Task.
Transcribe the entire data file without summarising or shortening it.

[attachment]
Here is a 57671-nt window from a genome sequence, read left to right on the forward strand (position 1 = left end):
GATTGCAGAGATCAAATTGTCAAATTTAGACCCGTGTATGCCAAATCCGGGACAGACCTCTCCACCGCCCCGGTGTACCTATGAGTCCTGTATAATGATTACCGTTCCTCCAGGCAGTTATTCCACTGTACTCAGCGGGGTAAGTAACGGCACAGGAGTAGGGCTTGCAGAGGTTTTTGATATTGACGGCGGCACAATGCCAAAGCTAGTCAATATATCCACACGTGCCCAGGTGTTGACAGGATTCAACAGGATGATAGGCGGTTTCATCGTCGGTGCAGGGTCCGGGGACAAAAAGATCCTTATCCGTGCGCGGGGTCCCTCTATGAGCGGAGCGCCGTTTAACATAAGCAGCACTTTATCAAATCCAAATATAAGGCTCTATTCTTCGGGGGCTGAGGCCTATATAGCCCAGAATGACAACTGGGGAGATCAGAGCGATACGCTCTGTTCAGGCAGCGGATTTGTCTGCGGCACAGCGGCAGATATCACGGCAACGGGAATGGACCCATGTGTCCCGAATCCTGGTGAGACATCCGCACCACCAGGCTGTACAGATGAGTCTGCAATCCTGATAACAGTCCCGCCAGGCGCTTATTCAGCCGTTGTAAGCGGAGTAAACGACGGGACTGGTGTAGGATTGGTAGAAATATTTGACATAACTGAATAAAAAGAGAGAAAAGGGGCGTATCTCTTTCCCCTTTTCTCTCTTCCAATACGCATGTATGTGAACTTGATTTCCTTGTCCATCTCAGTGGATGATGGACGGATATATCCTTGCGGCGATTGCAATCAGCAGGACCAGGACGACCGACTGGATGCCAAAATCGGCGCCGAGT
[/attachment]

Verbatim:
Here is a 57671-nt window from a genome sequence, read left to right on the forward strand (position 1 = left end):
GATTGCAGAGATCAAATTGTCAAATTTAGACCCGTGTATGCCAAATCCGGGACAGACCTCTCCACCGCCCCGGTGTACCTATGAGTCCTGTATAATGATTACCGTTCCTCCAGGCAGTTATTCCACTGTACTCAGCGGGGTAAGTAACGGCACAGGAGTAGGGCTTGCAGAGGTTTTTGATATTGACGGCGGCACAATGCCAAAGCTAGTCAATATATCCACACGTGCCCAGGTGTTGACAGGATTCAACAGGATGATAGGCGGTTTCATCGTCGGTGCAGGGTCCGGGGACAAAAAGATCCTTATCCGTGCGCGGGGTCCCTCTATGAGCGGAGCGCCGTTTAACATAAGCAGCACTTTATCAAATCCAAATATAAGGCTCTATTCTTCGGGGGCTGAGGCCTATATAGCCCAGAATGACAACTGGGGAGATCAGAGCGATACGCTCTGTTCAGGCAGCGGATTTGTCTGCGGCACAGCGGCAGATATCACGGCAACGGGAATGGACCCATGTGTCCCGAATCCTGGTGAGACATCCGCACCACCAGGCTGTACAGATGAGTCTGCAATCCTGATAACAGTCCCGCCAGGCGCTTATTCAGCCGTTGTAAGCGGAGTAAACGACGGGACTGGTGTAGGATTGGTAGAAATATTTGACATAACTGAATAAAAAGAGAGAAAAGGGGCGTATCTCTTTCCCCTTTTCTCTCTTCCAATACGCATGTATGTGAACTTGATTTCCTTGTCCATCTCAGTGGATGATGGACGGATATATCCTTGCGGCGATTGCAATCAGCAGGACCAGGACGACCGACTGGATGCCAAAATCGGCGCCGAGT